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Articles on Mutation

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Colorized scanning electron micrograph of a cell (orange) infected with UK B.1.1.7 variant SARS-CoV-2 virus particles (green), isolated from a patient sample. Image captured at the NIAID Integrated Research Facility (IRF) in Fort Detrick, Maryland. (NIAID)

COVID-19 variants FAQ: How did the U.K., South Africa and Brazil variants emerge? Are they more contagious? How does a virus mutate? Could there be a super-variant that evades vaccines?

Variants of the original SARS-CoV-2 are now in wide circulation. That means the third wave of COVID-19 has come with new questions about the variants, their effects and what might come next.
Medical technician Amira Doudou prepares samples at the University Hospital Institute for Infectious Diseases in Marseille, France, Jan. 13, 2021, to study the highly contagious COVID-19 variant. (AP Photo/Daniel Cole)

Why new COVID-19 variants are on the rise and spreading around the world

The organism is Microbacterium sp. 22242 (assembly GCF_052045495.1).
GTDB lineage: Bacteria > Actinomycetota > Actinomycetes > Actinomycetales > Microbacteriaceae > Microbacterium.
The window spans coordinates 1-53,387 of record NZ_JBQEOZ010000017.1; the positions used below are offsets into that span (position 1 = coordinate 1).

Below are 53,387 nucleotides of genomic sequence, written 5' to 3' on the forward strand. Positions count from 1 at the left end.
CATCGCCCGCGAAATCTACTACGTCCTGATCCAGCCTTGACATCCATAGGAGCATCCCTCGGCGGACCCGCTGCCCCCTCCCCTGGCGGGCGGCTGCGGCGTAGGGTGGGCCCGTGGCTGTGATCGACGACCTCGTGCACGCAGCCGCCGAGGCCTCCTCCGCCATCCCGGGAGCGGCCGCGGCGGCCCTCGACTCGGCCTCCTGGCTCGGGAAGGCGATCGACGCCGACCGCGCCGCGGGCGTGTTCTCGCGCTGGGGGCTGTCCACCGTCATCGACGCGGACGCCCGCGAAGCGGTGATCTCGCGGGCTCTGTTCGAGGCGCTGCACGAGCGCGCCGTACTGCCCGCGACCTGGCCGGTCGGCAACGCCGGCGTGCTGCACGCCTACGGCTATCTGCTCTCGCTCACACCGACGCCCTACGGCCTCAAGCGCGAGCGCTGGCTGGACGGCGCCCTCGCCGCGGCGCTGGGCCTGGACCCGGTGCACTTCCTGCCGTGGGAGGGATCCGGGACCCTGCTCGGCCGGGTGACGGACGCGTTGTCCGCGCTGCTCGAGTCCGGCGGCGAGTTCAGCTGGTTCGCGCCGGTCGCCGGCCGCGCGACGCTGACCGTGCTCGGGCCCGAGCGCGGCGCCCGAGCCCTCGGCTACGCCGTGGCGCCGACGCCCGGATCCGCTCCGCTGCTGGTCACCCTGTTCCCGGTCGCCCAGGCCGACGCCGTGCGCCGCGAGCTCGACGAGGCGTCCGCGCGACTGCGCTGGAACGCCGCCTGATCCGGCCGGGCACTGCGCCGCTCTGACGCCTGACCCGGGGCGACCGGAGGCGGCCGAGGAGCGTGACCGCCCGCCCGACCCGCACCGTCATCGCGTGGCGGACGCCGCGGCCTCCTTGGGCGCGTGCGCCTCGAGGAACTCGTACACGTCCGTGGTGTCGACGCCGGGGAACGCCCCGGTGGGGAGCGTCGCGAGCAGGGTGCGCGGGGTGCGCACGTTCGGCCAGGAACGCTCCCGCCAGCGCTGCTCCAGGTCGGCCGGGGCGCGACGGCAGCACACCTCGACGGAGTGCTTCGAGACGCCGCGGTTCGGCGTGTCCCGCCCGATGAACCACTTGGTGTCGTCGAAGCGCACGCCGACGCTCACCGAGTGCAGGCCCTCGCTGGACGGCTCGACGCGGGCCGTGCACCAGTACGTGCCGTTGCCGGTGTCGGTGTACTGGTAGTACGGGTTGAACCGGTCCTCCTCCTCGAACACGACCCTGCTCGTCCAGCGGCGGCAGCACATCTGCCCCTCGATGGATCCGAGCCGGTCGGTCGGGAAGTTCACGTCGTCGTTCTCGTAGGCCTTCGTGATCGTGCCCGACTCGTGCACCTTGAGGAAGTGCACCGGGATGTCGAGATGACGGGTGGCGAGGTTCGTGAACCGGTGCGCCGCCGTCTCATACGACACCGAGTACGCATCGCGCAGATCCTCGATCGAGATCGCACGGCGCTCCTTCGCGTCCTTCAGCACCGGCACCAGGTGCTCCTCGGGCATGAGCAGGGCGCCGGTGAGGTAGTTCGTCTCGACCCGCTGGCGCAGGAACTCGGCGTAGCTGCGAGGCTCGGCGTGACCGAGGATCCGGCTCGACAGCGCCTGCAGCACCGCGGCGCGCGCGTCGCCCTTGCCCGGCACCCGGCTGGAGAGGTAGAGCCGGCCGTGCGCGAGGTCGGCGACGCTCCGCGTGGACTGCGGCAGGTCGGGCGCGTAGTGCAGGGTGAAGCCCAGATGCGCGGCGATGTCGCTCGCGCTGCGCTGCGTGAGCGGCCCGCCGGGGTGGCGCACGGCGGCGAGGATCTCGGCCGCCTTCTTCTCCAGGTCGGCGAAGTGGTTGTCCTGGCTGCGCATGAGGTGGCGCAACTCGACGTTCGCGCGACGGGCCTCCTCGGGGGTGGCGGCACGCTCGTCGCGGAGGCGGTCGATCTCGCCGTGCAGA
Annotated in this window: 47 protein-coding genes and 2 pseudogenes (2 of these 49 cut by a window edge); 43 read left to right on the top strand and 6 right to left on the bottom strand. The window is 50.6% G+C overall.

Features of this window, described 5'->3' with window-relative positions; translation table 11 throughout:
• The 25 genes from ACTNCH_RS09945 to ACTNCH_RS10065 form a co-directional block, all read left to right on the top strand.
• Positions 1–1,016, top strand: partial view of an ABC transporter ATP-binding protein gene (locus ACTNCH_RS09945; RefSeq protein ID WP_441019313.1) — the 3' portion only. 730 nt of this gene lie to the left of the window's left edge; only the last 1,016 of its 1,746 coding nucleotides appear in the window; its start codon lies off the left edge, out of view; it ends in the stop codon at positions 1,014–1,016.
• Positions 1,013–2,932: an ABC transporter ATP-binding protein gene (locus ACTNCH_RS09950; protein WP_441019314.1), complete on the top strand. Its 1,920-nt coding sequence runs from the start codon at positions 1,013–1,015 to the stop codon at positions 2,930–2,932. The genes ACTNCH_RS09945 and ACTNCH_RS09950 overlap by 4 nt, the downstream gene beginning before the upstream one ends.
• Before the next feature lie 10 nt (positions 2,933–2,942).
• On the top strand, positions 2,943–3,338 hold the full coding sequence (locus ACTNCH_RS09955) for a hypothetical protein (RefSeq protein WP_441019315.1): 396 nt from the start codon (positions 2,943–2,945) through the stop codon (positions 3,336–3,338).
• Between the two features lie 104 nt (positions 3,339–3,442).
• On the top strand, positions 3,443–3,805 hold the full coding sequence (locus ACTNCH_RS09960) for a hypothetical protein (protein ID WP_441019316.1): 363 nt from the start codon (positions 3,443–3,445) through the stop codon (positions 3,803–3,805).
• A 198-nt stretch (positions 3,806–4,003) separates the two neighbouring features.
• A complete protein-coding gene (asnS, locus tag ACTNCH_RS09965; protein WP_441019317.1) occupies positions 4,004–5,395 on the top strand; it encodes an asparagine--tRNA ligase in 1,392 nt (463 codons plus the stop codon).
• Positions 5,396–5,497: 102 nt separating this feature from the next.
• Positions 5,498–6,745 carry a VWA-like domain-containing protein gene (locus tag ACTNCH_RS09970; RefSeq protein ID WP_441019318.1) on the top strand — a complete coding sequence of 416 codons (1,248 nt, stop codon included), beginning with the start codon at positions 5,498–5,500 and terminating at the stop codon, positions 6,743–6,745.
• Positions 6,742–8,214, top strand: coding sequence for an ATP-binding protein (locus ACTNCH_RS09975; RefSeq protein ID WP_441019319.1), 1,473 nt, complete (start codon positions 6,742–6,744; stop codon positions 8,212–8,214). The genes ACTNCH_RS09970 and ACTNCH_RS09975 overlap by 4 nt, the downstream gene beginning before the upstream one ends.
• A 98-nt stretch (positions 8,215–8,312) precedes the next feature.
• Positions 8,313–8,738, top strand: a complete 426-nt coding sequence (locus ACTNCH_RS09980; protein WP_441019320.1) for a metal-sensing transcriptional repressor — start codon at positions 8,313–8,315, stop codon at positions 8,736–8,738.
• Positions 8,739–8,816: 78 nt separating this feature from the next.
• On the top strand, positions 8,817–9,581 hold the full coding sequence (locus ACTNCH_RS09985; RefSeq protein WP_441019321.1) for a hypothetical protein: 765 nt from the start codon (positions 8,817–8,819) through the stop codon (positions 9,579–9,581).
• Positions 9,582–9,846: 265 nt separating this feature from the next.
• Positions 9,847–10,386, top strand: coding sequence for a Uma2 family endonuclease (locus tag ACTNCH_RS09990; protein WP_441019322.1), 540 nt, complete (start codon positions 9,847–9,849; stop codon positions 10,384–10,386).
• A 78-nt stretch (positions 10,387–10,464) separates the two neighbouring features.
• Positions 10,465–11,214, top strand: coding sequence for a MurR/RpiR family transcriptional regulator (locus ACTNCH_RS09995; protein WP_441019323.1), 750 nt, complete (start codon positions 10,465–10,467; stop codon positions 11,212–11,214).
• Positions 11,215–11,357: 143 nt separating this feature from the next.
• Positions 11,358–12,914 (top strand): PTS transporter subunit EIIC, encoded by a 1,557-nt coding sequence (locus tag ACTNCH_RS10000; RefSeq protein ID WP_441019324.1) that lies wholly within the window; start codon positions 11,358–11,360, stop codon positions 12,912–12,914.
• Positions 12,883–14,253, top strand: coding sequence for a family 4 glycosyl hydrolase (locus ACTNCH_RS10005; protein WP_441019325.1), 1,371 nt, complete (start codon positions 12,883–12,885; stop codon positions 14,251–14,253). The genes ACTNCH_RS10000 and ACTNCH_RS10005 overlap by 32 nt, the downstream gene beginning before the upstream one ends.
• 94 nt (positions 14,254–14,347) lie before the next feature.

Multiple COVID-19 variants are circulating around the world and becoming more common. These mutations can alter the ability of the virus to take hold and replicate within our cells.
B117, the SARS CoV-2 variant that was first detected in the U.K., has been found to be 30%-80% more transmissible. Juan Gaertner/Science Photo Library via Getty Images

What you need to know about the new COVID-19 variants

A biologist who studies the evolution of diseases explains what’s different about the two new virus strains that have been found recently, and what that means for vaccine effectiveness.
A man with ALS uses a head-mounted laser pointer to communicate with his wife, by pointing to letters and words on a communication board. Fezcat via Wikipedia.com

ALS scientific breakthrough: Diabetes drug metformin shows promise in mouse study for a common type of ALS

Amyotrophic lateral sclerosis, Lou Gehrig’s disease, is a crippling, progressive neurodegenerative disease for which there is no cure. Now it seems that a diabetes drug may help some cases.
Why do scientists care about mutations on the coronavirus? Alexandr Gnezdilov Light Painting

Here’s how scientists are tracking the genetic evolution of COVID-19

The SARS-CoV-2 virus that causes COVID-19 is constantly mutating. What do these mutations reveal about this virus’s evolution? And will this knowledge help us to develop a long-lasting vaccine?
Researchers have discovered a lineage of yeast species that ignores the laws of cell growth. Alexander Kirch/Shutterstock.com

An outlaw yeast thrives with genetic chaos – and could provide clues for understanding cancer growth

Yeast isn’t just important for the foods we consume. A rogue lineage of yeast species that evolves faster than any other is revealing secrets that may help illuminate the molecular causes of cancer.

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